Each campaign really does have a different look and feel. Partly, it’s the settings – there’s a real contrast between the icy wilds of Lithuania and the arid desert of the Holy Land, and between the green fields of England and the humid jungles of South America. Mostly, however, it comes down to the factions involved, in the strengths they boast and the limitations that constrain them. For example, the English might have numerical superiority, but as their commander you find yourself constantly ‘fire fighting’ in Wales and Ireland, leaving you at risk should either Scotland rebel or your own Barons get ideas. As a result, you need to keep both the Scottish faction and the Barons happy in the early portion of the game or spread yourself too thin. Alternatively, if you fancy doing the Braveheart thing and fighting for the Scots or the Welsh, then you need to maintain a steady momentum of attack or find yourself stomped by superior English forces. You won’t spend so much time managing your cities and build queues, but you will face a considerable uphill struggle.
The Crusades, meanwhile, are complicated because they’re such a free-for-all. In military terms, it’s a great clash of cultures between the swift, hit-and-run tactics of the Turks and Egyptians and the heavy-duty infantry and cavalry of the knights. However, as either the Kingdom of Jerusalem or the Principality of Antioch, the economic side is a nightmare, and you’re constantly under attack from Egyptian or Turkish forces. The only way to avoid a continual battle just to maintain a foothold is to keep building steadily, complete your missions like a good boy, and keep things sweet with the holy orders, who provide a reliable source of superior fighting units. Throw in guilds of assassins and the opportunistic Byzantine forces – who have a nice line in low-tech flame-throwers – and you really need to keep on your toes in this one.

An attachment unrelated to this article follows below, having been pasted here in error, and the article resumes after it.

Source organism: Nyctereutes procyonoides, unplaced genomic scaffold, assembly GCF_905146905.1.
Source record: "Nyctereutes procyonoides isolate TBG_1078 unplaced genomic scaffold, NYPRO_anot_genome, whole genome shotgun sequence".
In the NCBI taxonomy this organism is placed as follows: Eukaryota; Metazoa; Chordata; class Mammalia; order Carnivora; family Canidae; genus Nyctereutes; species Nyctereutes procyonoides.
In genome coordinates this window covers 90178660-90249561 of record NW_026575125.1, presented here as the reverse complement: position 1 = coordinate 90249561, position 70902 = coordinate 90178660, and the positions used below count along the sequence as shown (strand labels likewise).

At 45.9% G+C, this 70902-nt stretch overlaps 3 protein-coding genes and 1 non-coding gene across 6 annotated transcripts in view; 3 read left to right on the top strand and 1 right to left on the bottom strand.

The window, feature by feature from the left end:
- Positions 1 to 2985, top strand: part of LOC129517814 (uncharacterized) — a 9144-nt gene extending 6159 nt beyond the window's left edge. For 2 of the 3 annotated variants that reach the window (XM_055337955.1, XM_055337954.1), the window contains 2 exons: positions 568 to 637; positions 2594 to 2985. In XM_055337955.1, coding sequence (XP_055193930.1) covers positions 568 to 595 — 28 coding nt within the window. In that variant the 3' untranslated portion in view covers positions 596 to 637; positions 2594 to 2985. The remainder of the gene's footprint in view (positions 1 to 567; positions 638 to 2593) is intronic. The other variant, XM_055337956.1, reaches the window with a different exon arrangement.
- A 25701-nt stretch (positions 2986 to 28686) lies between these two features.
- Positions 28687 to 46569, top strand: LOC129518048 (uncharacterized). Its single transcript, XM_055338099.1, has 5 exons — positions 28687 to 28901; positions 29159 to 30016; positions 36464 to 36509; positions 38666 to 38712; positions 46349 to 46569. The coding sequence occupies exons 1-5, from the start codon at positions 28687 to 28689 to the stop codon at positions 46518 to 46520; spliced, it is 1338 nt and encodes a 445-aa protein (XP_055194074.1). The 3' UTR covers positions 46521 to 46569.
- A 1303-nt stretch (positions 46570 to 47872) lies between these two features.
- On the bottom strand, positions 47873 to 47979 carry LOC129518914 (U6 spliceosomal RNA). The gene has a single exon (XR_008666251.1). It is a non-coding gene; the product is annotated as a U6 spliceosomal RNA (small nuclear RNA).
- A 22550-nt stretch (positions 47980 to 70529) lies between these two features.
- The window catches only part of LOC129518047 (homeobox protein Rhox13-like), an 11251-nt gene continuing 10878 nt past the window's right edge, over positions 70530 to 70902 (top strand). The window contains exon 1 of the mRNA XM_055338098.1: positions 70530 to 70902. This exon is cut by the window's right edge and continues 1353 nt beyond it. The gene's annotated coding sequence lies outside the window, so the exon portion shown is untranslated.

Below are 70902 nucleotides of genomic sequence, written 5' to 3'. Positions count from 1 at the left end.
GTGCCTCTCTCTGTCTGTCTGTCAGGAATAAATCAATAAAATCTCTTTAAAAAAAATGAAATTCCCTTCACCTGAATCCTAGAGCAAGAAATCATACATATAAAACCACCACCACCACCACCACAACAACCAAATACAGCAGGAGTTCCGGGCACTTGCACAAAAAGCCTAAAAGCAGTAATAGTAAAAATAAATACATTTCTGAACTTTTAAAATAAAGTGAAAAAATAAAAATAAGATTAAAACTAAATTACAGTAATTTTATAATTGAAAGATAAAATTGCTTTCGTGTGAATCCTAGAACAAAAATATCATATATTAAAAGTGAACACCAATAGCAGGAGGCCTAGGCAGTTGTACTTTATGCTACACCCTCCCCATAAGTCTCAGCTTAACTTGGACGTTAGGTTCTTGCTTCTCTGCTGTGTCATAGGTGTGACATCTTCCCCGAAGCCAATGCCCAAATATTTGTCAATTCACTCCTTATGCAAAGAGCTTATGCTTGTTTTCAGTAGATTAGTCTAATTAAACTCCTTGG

America represents an even bigger clash of cultures. On the one hand, the Conquistadors should have the upper hand. They have muskets, armour and heavy artillery, and strong naval units to distribute them along the coast. However, they also have a weak starting position, and are reliant on favour from the Spanish motherland to keep building resources and units. The Mayans, by contrast, have no decent technology and never will have, but what they do have is sheer weight of numbers. Throw enough ferocious jaguar warriors, javelin-throwers and – best of all – hornet throwers at the Spaniards and they’ll soon drop their muskets and run off back to their ships.